Explainer: What is differential privacy and how can it protect your data?

By adding random noise to the aggregate data, differential privacy can protect information about individual users while still providing accurate results from database queries.

The Conversation

This article was first posted on The Conversation.

It’s no secret that big tech companies like Facebook, Google, Apple and Amazon are increasingly infiltrating our personal and social interactions to collect vast amounts of data on us every day. At the same time, privacy violations in cyberspace regularly make front page news.

So how should privacy be protected in a world where data is gathered and shared with increasing speed and ingenuity?

Differential privacy is a new model of cybersecurity that proponents claim can protect personal data far better than traditional methods.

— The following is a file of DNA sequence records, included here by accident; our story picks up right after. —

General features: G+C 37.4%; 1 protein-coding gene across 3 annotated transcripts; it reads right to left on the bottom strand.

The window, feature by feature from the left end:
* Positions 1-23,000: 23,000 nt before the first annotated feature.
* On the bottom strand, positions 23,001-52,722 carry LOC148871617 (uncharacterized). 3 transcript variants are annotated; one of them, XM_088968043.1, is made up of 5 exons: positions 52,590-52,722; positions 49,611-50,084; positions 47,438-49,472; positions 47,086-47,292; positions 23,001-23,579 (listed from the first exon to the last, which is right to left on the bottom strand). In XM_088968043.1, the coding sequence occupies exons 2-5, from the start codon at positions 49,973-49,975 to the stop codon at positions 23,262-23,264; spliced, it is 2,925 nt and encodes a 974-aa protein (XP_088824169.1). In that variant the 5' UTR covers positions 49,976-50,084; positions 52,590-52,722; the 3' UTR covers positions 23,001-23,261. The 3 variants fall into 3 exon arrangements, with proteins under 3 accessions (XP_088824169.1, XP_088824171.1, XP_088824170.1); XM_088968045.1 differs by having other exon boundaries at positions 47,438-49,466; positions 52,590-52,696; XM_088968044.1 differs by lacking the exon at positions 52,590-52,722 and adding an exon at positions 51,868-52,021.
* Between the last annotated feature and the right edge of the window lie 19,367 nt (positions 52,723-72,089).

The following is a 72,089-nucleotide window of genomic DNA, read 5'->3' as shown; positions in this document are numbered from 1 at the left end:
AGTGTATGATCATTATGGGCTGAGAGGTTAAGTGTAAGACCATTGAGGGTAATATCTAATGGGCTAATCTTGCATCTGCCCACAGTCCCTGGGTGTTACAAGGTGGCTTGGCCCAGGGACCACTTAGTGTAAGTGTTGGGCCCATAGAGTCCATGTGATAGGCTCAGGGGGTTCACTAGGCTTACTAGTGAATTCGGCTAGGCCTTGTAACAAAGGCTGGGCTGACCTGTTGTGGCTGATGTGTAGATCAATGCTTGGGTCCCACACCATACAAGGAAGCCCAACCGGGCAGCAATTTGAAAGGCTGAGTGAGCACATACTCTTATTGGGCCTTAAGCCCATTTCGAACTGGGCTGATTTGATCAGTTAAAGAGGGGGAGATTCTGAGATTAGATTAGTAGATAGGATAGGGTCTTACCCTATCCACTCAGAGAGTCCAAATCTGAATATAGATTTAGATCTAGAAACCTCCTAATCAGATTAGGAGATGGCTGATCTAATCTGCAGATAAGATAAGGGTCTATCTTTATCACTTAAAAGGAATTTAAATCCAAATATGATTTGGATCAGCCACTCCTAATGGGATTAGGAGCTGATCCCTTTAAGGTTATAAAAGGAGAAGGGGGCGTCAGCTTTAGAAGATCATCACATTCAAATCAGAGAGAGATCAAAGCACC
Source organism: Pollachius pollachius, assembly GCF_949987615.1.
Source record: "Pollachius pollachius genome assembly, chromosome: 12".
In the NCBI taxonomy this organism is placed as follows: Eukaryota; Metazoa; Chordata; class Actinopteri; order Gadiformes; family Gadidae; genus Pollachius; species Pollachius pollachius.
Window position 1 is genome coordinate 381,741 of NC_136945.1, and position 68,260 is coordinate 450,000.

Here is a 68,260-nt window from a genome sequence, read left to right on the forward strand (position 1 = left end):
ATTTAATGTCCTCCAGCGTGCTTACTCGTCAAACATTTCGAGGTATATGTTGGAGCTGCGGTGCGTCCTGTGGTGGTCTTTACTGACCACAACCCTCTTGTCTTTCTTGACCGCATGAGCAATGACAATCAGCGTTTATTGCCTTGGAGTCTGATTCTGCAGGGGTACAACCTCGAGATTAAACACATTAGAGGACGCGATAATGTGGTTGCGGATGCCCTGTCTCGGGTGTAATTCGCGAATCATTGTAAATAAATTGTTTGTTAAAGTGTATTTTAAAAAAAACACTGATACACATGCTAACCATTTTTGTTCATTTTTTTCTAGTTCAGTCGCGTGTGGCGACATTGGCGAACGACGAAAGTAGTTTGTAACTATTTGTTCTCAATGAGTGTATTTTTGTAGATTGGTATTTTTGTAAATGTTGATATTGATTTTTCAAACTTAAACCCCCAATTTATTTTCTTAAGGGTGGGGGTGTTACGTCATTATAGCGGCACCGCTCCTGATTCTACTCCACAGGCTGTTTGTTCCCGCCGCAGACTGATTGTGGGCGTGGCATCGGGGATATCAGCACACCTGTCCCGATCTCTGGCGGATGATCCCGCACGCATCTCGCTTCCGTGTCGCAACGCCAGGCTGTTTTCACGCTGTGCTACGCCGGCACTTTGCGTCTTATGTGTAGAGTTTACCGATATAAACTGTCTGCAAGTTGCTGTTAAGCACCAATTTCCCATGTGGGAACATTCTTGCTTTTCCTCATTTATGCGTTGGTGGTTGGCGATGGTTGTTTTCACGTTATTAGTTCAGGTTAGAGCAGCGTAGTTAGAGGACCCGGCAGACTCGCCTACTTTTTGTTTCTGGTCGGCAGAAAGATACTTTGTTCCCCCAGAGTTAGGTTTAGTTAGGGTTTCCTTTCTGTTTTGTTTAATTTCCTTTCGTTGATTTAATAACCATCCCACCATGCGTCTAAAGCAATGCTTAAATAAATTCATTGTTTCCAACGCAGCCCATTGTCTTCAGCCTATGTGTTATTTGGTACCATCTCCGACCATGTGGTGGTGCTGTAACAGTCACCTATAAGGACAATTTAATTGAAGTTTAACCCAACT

The math it is based on was developed 10 years ago, and the method has been adopted by Apple and Google in recent years.

What is differential privacy?

Differential privacy makes it possible for tech companies to collect and share aggregate information about user habits, while maintaining the privacy of individual users.

For example, say you wanted to show the most popular routes people take walking through a park. You track the routes of 100 people who regularly walk through the park, and whether they walk on the path or through the grass.But instead of sharing the specific people taking each route, you share the aggregate data collected over time. People viewing your results might know that 60 out of 100 people prefer to take a short-cut through the grass, but not which 60 people.

Why do we need it?

Many of the world’s governments have strict policies about how tech companies collect and share user data. Companies who do not follow the rules can face huge fines. A Belgian court recently ordered Facebook to stop collecting data on users’ browsing habits on external websites, or face fines of €250,000 a day.

For many companies, especially multinationals operating in different jurisdictions, this leaves them in a delicate position when it comes to the collection and use of customer data.